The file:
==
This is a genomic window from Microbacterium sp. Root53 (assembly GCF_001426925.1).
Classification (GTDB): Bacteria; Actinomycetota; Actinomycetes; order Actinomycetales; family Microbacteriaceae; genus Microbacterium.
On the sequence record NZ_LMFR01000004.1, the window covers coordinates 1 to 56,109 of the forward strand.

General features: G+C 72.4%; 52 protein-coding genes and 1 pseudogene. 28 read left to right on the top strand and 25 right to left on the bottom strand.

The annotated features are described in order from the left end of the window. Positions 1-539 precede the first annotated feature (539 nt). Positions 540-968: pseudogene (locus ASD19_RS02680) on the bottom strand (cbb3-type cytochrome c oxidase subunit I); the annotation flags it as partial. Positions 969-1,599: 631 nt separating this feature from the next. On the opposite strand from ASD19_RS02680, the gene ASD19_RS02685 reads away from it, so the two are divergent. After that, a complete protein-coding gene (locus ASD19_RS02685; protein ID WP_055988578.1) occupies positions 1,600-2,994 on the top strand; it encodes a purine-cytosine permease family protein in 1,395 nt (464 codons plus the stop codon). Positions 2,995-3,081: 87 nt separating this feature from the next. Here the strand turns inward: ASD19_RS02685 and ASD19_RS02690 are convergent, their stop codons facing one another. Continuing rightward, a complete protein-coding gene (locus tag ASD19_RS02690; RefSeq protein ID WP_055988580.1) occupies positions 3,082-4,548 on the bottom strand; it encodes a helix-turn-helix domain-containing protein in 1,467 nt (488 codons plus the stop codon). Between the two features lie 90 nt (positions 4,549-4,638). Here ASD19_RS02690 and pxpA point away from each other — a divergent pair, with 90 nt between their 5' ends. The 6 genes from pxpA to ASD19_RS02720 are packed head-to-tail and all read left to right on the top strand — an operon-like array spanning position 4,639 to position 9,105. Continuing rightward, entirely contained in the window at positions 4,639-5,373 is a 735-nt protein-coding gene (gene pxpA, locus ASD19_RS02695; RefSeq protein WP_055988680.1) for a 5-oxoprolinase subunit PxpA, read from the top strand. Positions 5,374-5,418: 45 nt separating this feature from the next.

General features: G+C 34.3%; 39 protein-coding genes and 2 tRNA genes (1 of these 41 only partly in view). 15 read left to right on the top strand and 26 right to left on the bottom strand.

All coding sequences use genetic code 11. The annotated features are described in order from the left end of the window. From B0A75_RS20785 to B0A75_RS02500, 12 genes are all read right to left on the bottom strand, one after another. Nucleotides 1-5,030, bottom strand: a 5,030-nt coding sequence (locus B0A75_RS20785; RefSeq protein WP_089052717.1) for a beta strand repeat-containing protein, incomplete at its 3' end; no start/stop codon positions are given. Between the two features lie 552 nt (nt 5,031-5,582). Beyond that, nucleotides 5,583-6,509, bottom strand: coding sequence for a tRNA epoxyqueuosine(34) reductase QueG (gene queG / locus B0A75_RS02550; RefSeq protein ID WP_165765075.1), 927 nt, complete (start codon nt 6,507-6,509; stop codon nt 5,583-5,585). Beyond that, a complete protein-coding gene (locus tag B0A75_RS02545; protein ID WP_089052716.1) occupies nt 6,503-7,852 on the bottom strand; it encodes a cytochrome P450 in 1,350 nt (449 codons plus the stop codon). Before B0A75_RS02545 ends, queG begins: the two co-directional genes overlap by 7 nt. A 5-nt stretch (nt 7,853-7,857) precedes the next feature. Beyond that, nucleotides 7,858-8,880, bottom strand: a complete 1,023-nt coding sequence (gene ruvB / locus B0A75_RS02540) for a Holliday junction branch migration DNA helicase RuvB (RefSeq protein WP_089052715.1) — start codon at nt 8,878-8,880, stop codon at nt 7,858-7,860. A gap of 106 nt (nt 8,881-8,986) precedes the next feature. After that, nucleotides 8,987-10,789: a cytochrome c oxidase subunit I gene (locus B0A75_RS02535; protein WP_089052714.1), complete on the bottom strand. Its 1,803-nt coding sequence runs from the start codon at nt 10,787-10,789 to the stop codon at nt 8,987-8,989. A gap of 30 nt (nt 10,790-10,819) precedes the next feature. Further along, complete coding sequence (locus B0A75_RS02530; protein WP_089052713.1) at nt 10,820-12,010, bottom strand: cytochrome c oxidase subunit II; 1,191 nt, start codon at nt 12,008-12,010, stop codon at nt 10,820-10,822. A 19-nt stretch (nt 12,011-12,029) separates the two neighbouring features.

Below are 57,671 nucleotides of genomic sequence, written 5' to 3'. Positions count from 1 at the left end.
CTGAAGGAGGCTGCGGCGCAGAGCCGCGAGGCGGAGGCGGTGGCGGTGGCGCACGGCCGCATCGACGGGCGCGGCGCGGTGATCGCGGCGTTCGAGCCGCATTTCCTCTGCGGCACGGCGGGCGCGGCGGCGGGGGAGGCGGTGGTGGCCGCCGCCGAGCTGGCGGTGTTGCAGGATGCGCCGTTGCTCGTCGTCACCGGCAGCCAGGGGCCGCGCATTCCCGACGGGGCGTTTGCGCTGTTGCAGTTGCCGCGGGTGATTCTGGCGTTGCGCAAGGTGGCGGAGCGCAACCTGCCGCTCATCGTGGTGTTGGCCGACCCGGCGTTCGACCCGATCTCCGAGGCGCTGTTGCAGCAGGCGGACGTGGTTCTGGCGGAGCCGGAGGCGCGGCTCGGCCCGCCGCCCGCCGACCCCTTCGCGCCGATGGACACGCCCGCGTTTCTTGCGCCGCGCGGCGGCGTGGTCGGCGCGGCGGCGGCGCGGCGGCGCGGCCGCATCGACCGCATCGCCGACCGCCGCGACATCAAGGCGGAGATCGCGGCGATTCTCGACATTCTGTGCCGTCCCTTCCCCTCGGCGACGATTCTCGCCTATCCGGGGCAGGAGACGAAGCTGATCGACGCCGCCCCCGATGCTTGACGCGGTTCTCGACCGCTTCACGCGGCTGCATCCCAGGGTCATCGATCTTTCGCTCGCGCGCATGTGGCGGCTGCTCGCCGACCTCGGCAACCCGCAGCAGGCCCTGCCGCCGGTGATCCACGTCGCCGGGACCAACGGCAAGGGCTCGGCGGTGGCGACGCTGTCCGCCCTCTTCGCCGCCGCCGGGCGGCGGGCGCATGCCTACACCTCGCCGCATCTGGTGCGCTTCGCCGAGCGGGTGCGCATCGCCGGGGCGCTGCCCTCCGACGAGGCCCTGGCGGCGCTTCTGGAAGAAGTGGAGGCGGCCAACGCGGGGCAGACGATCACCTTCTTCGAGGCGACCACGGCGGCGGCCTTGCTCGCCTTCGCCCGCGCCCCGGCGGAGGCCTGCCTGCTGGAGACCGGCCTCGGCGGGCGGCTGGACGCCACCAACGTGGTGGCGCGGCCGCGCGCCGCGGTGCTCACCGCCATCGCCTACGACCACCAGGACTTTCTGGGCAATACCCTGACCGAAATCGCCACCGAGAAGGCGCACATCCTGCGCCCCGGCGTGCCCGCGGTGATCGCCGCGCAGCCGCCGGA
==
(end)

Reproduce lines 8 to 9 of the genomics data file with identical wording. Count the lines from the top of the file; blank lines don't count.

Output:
Below are 57,671 nucleotides of genomic sequence, written 5' to 3'. Positions count from 1 at the left end.
CTGAAGGAGGCTGCGGCGCAGAGCCGCGAGGCGGAGGCGGTGGCGGTGGCGCACGGCCGCATCGACGGGCGCGGCGCGGTGATCGCGGCGTTCGAGCCGCATTTCCTCTGCGGCACGGCGGGCGCGGCGGCGGGGGAGGCGGTGGTGGCCGCCGCCGAGCTGGCGGTGTTGCAGGATGCGCCGTTGCTCGTCGTCACCGGCAGCCAGGGGCCGCGCATTCCCGACGGGGCGTTTGCGCTGTTGCAGTTGCCGCGGGTGATTCTGGCGTTGCGCAAGGTGGCGGAGCGCAACCTGCCGCTCATCGTGGTGTTGGCCGACCCGGCGTTCGACCCGATCTCCGAGGCGCTGTTGCAGCAGGCGGACGTGGTTCTGGCGGAGCCGGAGGCGCGGCTCGGCCCGCCGCCCGCCGACCCCTTCGCGCCGATGGACACGCCCGCGTTTCTTGCGCCGCGCGGCGGCGTGGTCGGCGCGGCGGCGGCGCGGCGGCGCGGCCGCATCGACCGCATCGCCGACCGCCGCGACATCAAGGCGGAGATCGCGGCGATTCTCGACATTCTGTGCCGTCCCTTCCCCTCGGCGACGATTCTCGCCTATCCGGGGCAGGAGACGAAGCTGATCGACGCCGCCCCCGATGCTTGACGCGGTTCTCGACCGCTTCACGCGGCTGCATCCCAGGGTCATCGATCTTTCGCTCGCGCGCATGTGGCGGCTGCTCGCCGACCTCGGCAACCCGCAGCAGGCCCTGCCGCCGGTGATCCACGTCGCCGGGACCAACGGCAAGGGCTCGGCGGTGGCGACGCTGTCCGCCCTCTTCGCCGCCGCCGGGCGGCGGGCGCATGCCTACACCTCGCCGCATCTGGTGCGCTTCGCCGAGCGGGTGCGCATCGCCGGGGCGCTGCCCTCCGACGAGGCCCTGGCGGCGCTTCTGGAAGAAGTGGAGGCGGCCAACGCGGGGCAGACGATCACCTTCTTCGAGGCGACCACGGCGGCGGCCTTGCTCGCCTTCGCCCGCGCCCCGGCGGAGGCCTGCCTGCTGGAGACCGGCCTCGGCGGGCGGCTGGACGCCACCAACGTGGTGGCGCGGCCGCGCGCCGCGGTGCTCACCGCCATCGCCTACGACCACCAGGACTTTCTGGGCAATACCCTGACCGAAATCGCCACCGAGAAGGCGCACATCCTGCGCCCCGGCGTGCCCGCGGTGATCGCCGCGCAGCCGCCGGA